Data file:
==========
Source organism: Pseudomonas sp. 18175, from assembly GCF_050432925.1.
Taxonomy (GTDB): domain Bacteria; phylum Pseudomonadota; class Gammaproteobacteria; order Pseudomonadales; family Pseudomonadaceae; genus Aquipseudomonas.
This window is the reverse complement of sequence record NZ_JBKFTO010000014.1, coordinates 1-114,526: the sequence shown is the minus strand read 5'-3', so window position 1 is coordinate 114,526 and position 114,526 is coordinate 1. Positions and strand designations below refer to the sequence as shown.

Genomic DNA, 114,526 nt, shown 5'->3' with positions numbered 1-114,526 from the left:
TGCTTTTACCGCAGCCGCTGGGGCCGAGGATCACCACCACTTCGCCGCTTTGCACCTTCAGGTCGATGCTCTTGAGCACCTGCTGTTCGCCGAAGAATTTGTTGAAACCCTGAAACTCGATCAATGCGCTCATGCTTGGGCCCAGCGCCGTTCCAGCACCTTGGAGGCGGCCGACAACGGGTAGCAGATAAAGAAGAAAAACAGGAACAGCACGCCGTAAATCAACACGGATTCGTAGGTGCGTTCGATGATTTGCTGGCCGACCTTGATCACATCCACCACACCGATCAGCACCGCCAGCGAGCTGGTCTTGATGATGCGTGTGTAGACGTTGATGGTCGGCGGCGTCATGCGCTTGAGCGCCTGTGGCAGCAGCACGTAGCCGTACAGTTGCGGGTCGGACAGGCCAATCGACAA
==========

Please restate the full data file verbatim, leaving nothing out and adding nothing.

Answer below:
Source organism: Pseudomonas sp. 18175, from assembly GCF_050432925.1.
Taxonomy (GTDB): domain Bacteria; phylum Pseudomonadota; class Gammaproteobacteria; order Pseudomonadales; family Pseudomonadaceae; genus Aquipseudomonas.
This window is the reverse complement of sequence record NZ_JBKFTO010000014.1, coordinates 1-114,526: the sequence shown is the minus strand read 5'-3', so window position 1 is coordinate 114,526 and position 114,526 is coordinate 1. Positions and strand designations below refer to the sequence as shown.

Genomic DNA, 114,526 nt, shown 5'->3' with positions numbered 1-114,526 from the left:
TGCTTTTACCGCAGCCGCTGGGGCCGAGGATCACCACCACTTCGCCGCTTTGCACCTTCAGGTCGATGCTCTTGAGCACCTGCTGTTCGCCGAAGAATTTGTTGAAACCCTGAAACTCGATCAATGCGCTCATGCTTGGGCCCAGCGCCGTTCCAGCACCTTGGAGGCGGCCGACAACGGGTAGCAGATAAAGAAGAAAAACAGGAACAGCACGCCGTAAATCAACACGGATTCGTAGGTGCGTTCGATGATTTGCTGGCCGACCTTGATCACATCCACCACACCGATCAGCACCGCCAGCGAGCTGGTCTTGATGATGCGTGTGTAGACGTTGATGGTCGGCGGCGTCATGCGCTTGAGCGCCTGTGGCAGCAGCACGTAGCCGTACAGTTGCGGGTCGGACAGGCCAATCGACAA